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Carbon nanomaterials as catalysts for hydrogen uptake and release in NaAlH4
Uppsala University, Disciplinary Domain of Science and Technology, Physics, Department of Physics and Astronomy, Materials Theory.
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2009 (English)In: Nano letters (Print), ISSN 1530-6984, E-ISSN 1530-6992, Vol. 9, no 4, 1501-1505 p.Article in journal (Refereed) Published
Abstract [en]

A synergistic approach involving experiment and first-principles theory not only shows that carbon nanostructures can be used as catalysts for hydrogen uptake and release in complex metal hydrides such as sodium alanate, NaAlH(4), but also provides an unambiguous understanding of how the catalysts work. Here we show that the stability of NaAlH(4) originates with the charge transfer from Na to the AlH(4) moiety, resulting in an ionic bond between Na(+) and AlH(4)(-) and a covalent bond between Al and H. Interaction of NaAlH(4) with an electronegative substrate such as carbon fullerene or nanotube affects the ability of Na to donate its charge to AlH(4), consequently weakening the Al-H bond and causing hydrogen to desorb at lower temperatures as well as facilitating the absorption of H(2) to reverse the dehydrogenation reaction. In addition, based on our experimental observations and theoretical calculations it appears the curvature of the carbon nanostructure plays a role in the catalytic process. Ab initio molecular dynamics simulation further reveals the time evolution of the charge transfer process.

Place, publisher, year, edition, pages
2009. Vol. 9, no 4, 1501-1505 p.
National Category
Engineering and Technology
URN: urn:nbn:se:uu:diva-122019DOI: 10.1021/nl803498eISI: 000265030000041PubMedID: 19351192OAI: oai:DiVA.org:uu-122019DiVA: diva2:308108
Available from: 2010-04-06 Created: 2010-04-06 Last updated: 2012-03-29Bibliographically approved
In thesis
1. Insights into Materials Properties from Ab Initio Theory: Diffusion, Adsorption, Catalysis & Structure
Open this publication in new window or tab >>Insights into Materials Properties from Ab Initio Theory: Diffusion, Adsorption, Catalysis & Structure
2010 (English)Doctoral thesis, comprehensive summary (Other academic)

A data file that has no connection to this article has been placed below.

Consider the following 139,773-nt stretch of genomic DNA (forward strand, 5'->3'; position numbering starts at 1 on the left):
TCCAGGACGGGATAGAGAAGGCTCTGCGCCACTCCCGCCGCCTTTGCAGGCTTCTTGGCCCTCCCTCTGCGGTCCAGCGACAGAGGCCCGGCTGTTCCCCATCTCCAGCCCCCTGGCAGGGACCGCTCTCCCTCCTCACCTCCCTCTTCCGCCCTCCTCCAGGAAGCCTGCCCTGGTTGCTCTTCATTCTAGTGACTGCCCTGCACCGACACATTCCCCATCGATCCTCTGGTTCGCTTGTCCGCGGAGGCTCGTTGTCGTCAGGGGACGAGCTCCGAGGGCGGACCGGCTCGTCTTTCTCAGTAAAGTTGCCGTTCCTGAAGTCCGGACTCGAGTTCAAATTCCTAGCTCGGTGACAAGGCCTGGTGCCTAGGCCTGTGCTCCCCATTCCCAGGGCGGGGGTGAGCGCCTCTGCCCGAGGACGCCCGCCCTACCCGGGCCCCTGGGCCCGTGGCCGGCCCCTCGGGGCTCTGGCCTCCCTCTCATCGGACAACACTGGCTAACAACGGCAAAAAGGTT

Abstract [en]

In this thesis, density functional theory (DFT) calculations and DFT based ab initio molecular dynamics simulations have been employed in order to gain insights into materials properties like diffusion, adsorption, catalysis, and structure.

In transition metals, absorbed hydrogen atoms self-trap due to localization of metal d-electrons. The self-trapping state is shown to highly influence hydrogen diffusion in the classical over-barrier jump temperature region. Li diffusion in Li-N-H systems is investigated. The diffusion in Li3N is shown to be controlled by the concentration of vacancies. Exchanging one Li for H (Li2NH), gives a system where the diffusion no longer is dependent on the concentrations of vacancies, but instead on N-H rotations. Furthermore, exchanging another Li for H (LiNH2), results in a blockade of Li diffusion. For high-surface area hydrogen storage materials, metal organic frameworks and covalent organic frameworks, the hydrogen adsorption is studied. In metal organic frameworks, a Li-decoration is also suggested as a way to increase the hydrogen adsorption energy. In NaAlH4 doped with transition metals (TM), the hypothesis of TM-Al intermetallic alloys as the main catalytic species is supported. The source of the catalytic effect of carbon nanostructures on hydrogen desorption from NaAlH4 is shown to be the high electronegativity of the carbon nanostructures. A space-group optimized ab initio random structure search method is used to find a new ground state structure for BeC2 and MgC2. The fast change between the amorphous and the crystalline phase of GeSbTe phase-change materials is suggested to be due to the close resemblance between the local amorphous structure and the crystalline structure. Finally, we show that more than 80% of the voltage in the lead acid battery is due to relativistic effects.


Place, publisher, year, edition, pages
Uppsala: Acta Universitatis Upsaliensis, 2010. 81 p.
Digital Comprehensive Summaries of Uppsala Dissertations from the Faculty of Science and Technology, ISSN 1651-6214 ; 772
Density functional theory, Molecular dynamics, Diffusion, Catalysis, Adsorption, Random structure search, Hydrogen-storage materials, Phase-change materials
National Category
Condensed Matter Physics Condensed Matter Physics
Research subject
Physics with spec. in Atomic, Molecular and Condensed Matter Physics
urn:nbn:se:uu:diva-131331 (URN)978-91-554-7907-7 (ISBN)
Public defence
2010-11-12, Siegbansalen, Ångströmlaboratoriet, Lägerhyddsvägen 1, Uppsala, 10:15 (English)
Felaktigt tryckt som Digital Comprehensive Summaries of Uppsala Dissertations from the Faculty of Science and Technology 702Available from: 2010-10-21 Created: 2010-09-30 Last updated: 2011-04-04Bibliographically approved

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